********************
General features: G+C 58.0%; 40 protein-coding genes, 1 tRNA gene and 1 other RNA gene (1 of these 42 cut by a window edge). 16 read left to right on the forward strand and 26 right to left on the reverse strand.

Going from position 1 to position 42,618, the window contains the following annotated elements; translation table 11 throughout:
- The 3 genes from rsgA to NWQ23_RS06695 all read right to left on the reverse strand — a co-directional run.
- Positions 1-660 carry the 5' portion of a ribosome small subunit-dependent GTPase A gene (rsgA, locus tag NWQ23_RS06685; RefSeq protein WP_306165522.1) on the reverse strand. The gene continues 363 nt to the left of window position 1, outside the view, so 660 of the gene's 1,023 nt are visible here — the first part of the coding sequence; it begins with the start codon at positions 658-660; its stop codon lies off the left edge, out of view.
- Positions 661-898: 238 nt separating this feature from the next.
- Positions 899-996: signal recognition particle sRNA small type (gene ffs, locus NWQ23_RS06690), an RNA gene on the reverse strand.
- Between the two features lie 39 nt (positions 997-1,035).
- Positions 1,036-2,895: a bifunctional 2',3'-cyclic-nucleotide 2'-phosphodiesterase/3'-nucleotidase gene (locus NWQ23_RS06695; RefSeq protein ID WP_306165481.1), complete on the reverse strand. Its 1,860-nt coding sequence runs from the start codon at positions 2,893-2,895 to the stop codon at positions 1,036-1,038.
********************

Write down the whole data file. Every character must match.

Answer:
General features: G+C 58.0%; 40 protein-coding genes, 1 tRNA gene and 1 other RNA gene (1 of these 42 cut by a window edge). 16 read left to right on the forward strand and 26 right to left on the reverse strand.

Going from position 1 to position 42,618, the window contains the following annotated elements; translation table 11 throughout:
- The 3 genes from rsgA to NWQ23_RS06695 all read right to left on the reverse strand — a co-directional run.
- Positions 1-660 carry the 5' portion of a ribosome small subunit-dependent GTPase A gene (rsgA, locus tag NWQ23_RS06685; RefSeq protein WP_306165522.1) on the reverse strand. The gene continues 363 nt to the left of window position 1, outside the view, so 660 of the gene's 1,023 nt are visible here — the first part of the coding sequence; it begins with the start codon at positions 658-660; its stop codon lies off the left edge, out of view.
- Positions 661-898: 238 nt separating this feature from the next.
- Positions 899-996: signal recognition particle sRNA small type (gene ffs, locus NWQ23_RS06690), an RNA gene on the reverse strand.
- Between the two features lie 39 nt (positions 997-1,035).
- Positions 1,036-2,895: a bifunctional 2',3'-cyclic-nucleotide 2'-phosphodiesterase/3'-nucleotidase gene (locus NWQ23_RS06695; RefSeq protein ID WP_306165481.1), complete on the reverse strand. Its 1,860-nt coding sequence runs from the start codon at positions 2,893-2,895 to the stop codon at positions 1,036-1,038.